Education in Orissa’s tribal areas is in a shambles
The task force on education, set up by the Orissa government to prepare its Vision-2020 document, notes in its report that for three years, 27 high schools in the state have showed ‘Nil’ results.
All 27 schools are located in tribal-dominated areas. An ongoing nation-wide enrolment drive -- Sarva Siksha Abhiyan -- whose slogan is ‘School-Chale-Hum’ (Let’s Go To School), may be having the desired impact, but there are schools in Orissa where, for several years, not a single student has managed to pass the high school certificate (Class X) examination.
Gopalpur Girls High School in Kalahandi district is one such school. Here, not one student has passed the HSC (Higher Secondary Certificate) examination between 1996 and 2000.
Of the 27 schools, eight schools are in Koraput, eight in Rayagada, two each in Malkangiri and Nawarangapur districts, four in Kalahandi district and one each in Phulbani, Gajapati and Sundargarh.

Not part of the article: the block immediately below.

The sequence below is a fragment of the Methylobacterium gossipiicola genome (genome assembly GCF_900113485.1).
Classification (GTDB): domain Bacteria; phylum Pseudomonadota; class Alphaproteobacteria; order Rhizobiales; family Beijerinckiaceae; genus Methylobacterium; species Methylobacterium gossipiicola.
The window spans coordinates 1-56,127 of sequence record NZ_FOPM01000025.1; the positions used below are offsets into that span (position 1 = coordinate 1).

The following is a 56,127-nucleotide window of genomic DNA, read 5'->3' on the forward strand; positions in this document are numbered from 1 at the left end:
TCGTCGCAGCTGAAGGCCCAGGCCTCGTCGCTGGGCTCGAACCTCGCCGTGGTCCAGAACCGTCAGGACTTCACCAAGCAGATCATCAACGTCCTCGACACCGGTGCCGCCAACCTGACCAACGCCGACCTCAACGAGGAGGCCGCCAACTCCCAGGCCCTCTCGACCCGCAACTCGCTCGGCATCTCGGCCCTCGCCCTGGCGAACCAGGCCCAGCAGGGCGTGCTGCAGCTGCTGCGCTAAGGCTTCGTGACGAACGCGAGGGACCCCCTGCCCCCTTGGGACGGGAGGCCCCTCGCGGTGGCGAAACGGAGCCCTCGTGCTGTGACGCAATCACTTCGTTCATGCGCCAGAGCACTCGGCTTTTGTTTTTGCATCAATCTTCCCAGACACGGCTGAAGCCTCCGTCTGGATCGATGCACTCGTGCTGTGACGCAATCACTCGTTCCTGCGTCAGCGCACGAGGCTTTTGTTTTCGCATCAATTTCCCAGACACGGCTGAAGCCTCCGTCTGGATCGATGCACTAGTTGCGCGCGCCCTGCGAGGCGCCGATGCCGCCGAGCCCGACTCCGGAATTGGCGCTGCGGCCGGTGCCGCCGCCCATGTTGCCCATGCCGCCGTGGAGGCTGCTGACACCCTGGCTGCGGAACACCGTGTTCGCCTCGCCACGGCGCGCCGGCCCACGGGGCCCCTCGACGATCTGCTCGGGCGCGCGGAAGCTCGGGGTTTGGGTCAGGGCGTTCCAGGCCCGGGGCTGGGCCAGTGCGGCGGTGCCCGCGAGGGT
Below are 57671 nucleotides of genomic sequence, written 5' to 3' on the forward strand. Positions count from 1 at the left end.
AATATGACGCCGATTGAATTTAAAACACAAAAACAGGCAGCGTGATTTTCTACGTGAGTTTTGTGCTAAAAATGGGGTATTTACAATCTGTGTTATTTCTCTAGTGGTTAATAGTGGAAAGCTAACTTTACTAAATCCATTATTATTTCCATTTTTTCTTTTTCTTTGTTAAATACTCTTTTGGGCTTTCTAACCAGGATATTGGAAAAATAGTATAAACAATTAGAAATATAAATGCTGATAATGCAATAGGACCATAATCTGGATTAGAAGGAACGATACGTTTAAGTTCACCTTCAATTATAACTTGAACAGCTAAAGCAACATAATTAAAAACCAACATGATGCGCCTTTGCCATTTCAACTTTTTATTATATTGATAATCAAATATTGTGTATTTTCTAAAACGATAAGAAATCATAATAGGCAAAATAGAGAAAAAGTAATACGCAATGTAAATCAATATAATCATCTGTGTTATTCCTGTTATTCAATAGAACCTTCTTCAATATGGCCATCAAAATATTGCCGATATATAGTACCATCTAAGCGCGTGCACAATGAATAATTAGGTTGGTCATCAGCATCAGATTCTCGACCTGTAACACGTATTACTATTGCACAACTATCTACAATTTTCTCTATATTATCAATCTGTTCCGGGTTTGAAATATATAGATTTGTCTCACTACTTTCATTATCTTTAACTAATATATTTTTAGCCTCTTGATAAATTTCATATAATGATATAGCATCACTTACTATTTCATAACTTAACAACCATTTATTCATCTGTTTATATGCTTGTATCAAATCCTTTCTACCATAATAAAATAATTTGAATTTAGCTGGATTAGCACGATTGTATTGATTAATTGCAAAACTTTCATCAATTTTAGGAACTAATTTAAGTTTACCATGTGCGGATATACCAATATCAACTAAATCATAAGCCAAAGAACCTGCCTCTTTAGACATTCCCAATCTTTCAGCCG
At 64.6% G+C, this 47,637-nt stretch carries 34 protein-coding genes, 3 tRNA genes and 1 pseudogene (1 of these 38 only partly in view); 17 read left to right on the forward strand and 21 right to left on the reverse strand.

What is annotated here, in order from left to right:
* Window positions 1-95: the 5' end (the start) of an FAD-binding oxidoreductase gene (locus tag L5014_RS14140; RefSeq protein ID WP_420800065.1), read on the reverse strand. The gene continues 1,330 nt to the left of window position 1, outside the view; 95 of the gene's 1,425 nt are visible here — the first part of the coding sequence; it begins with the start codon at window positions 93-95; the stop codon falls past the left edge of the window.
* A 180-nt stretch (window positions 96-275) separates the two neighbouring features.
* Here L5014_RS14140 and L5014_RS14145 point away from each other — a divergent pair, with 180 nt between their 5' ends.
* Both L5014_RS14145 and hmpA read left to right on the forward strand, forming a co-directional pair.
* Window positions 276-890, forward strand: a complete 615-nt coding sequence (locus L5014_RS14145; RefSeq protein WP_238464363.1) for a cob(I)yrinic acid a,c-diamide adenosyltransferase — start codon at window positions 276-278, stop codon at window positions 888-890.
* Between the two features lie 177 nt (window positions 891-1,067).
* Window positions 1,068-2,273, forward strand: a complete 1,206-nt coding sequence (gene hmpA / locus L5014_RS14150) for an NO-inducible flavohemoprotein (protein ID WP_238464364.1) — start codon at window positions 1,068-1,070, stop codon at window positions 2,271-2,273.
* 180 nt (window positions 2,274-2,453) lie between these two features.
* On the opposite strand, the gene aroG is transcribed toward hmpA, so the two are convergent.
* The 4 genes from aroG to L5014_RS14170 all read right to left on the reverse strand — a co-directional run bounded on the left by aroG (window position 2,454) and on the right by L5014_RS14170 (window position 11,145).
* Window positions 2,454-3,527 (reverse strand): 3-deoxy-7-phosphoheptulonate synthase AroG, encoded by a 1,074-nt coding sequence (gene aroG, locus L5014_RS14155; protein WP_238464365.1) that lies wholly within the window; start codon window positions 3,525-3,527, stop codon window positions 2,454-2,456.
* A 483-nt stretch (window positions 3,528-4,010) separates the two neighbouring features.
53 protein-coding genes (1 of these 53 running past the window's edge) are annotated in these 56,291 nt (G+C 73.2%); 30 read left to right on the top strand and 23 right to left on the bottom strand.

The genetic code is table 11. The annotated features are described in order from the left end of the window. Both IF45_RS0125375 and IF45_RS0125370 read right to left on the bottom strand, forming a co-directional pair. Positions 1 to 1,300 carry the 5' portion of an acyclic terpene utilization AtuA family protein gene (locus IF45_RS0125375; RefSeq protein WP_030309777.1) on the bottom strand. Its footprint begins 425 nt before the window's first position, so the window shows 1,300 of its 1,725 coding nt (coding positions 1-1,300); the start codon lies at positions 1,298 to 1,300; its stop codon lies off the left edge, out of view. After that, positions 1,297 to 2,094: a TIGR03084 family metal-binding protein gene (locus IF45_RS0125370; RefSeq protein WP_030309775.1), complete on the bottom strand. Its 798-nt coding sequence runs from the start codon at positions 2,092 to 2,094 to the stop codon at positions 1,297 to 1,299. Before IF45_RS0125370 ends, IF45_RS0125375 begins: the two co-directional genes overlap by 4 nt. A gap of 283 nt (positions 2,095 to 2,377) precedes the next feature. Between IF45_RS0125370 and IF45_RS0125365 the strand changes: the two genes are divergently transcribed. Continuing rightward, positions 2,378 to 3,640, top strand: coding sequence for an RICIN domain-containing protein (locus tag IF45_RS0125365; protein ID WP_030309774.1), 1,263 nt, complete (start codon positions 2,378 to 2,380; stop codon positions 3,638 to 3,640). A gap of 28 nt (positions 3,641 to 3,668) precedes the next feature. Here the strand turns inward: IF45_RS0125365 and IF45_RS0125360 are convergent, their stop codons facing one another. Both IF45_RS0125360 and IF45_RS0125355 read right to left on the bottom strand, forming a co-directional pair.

Officials at the school and mass education department and the SC and ST development department blame each other for the dismal state of education in Orissa’s tribal areas.
A task force member said: “A kind of double administration by the welfare officers of the SC and ST department and the inspectorate of schools has ruined these special schools. No one is bothered about teacher absenteeism, lack of mid-day meals and the absence of facilities.”
Officials at both departments agree that the objective of promoting primary and secondary education in tribal areas has not been achieved.
According to an umbrella body of tribal legislators, Adibasi Bidhayak Parishad, the issue of education for tribal children has not been seriously dealt with. MLAs claim that not a single school has an adequate number of teachers. The government still has to provide books to the tribal students, they say.
In Orissa, 10,000 of the 40,000 schools have no school buildings, and 40% of classrooms do not possess a blackboard. Three thousand schools are single-room schools with just one teacher. Fifty-five per cent of schools do not have drinking water facilities.